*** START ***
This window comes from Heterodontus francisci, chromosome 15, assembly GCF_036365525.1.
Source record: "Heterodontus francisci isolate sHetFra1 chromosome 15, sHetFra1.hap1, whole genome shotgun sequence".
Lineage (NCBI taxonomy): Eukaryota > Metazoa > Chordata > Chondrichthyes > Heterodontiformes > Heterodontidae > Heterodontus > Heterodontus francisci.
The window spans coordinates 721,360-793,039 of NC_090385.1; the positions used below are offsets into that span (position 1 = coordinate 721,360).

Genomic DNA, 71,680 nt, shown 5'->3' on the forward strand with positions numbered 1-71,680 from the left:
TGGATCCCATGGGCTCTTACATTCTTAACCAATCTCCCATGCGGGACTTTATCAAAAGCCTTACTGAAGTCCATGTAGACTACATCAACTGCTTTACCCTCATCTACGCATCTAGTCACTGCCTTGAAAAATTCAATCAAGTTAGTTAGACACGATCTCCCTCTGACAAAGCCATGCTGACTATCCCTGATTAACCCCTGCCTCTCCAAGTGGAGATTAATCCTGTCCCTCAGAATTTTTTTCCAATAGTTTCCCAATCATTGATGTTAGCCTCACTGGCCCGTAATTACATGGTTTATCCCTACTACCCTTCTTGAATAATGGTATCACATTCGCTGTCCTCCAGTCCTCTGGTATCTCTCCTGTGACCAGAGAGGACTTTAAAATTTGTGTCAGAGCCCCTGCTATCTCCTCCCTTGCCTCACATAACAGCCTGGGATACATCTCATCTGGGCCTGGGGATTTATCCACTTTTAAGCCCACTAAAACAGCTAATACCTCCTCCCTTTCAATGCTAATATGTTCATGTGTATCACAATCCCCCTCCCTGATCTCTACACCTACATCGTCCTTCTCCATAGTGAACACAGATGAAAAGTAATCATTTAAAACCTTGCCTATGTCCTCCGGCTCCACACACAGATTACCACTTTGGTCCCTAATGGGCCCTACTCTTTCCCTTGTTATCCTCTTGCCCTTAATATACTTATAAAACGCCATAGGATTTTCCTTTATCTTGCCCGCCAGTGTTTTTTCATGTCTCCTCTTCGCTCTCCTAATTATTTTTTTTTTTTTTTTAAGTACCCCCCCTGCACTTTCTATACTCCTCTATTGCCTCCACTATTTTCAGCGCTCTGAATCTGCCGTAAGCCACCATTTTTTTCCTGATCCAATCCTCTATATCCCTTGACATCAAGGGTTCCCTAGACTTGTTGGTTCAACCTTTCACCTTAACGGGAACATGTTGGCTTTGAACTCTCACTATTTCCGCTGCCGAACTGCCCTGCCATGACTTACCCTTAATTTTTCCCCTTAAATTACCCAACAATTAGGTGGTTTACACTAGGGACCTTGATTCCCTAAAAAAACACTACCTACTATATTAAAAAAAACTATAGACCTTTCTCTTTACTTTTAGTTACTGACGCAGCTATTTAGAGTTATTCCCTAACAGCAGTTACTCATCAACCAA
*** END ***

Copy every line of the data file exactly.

This window comes from Heterodontus francisci, chromosome 15, assembly GCF_036365525.1.
Source record: "Heterodontus francisci isolate sHetFra1 chromosome 15, sHetFra1.hap1, whole genome shotgun sequence".
Lineage (NCBI taxonomy): Eukaryota > Metazoa > Chordata > Chondrichthyes > Heterodontiformes > Heterodontidae > Heterodontus > Heterodontus francisci.
The window spans coordinates 721,360-793,039 of NC_090385.1; the positions used below are offsets into that span (position 1 = coordinate 721,360).

Genomic DNA, 71,680 nt, shown 5'->3' on the forward strand with positions numbered 1-71,680 from the left:
TGGATCCCATGGGCTCTTACATTCTTAACCAATCTCCCATGCGGGACTTTATCAAAAGCCTTACTGAAGTCCATGTAGACTACATCAACTGCTTTACCCTCATCTACGCATCTAGTCACTGCCTTGAAAAATTCAATCAAGTTAGTTAGACACGATCTCCCTCTGACAAAGCCATGCTGACTATCCCTGATTAACCCCTGCCTCTCCAAGTGGAGATTAATCCTGTCCCTCAGAATTTTTTTCCAATAGTTTCCCAATCATTGATGTTAGCCTCACTGGCCCGTAATTACATGGTTTATCCCTACTACCCTTCTTGAATAATGGTATCACATTCGCTGTCCTCCAGTCCTCTGGTATCTCTCCTGTGACCAGAGAGGACTTTAAAATTTGTGTCAGAGCCCCTGCTATCTCCTCCCTTGCCTCACATAACAGCCTGGGATACATCTCATCTGGGCCTGGGGATTTATCCACTTTTAAGCCCACTAAAACAGCTAATACCTCCTCCCTTTCAATGCTAATATGTTCATGTGTATCACAATCCCCCTCCCTGATCTCTACACCTACATCGTCCTTCTCCATAGTGAACACAGATGAAAAGTAATCATTTAAAACCTTGCCTATGTCCTCCGGCTCCACACACAGATTACCACTTTGGTCCCTAATGGGCCCTACTCTTTCCCTTGTTATCCTCTTGCCCTTAATATACTTATAAAACGCCATAGGATTTTCCTTTATCTTGCCCGCCAGTGTTTTTTCATGTCTCCTCTTCGCTCTCCTAATTATTTTTTTTTTTTTTTTAAGTACCCCCCCTGCACTTTCTATACTCCTCTATTGCCTCCACTATTTTCAGCGCTCTGAATCTGCCGTAAGCCACCATTTTTTTCCTGATCCAATCCTCTATATCCCTTGACATCAAGGGTTCCCTAGACTTGTTGGTTCAACCTTTCACCTTAACGGGAACATGTTGGCTTTGAACTCTCACTATTTCCGCTGCCGAACTGCCCTGCCATGACTTACCCTTAATTTTTCCCCTTAAATTACCCAACAATTAGGTGGTTTACACTAGGGACCTTGATTCCCTAAAAAAACACTACCTACTATATTAAAAAAAACTATAGACCTTTCTCTTTACTTTTAGTTACTGACGCAGCTATTTAGAGTTATTCCCTAACAGCAGTTACTCATCAACCAA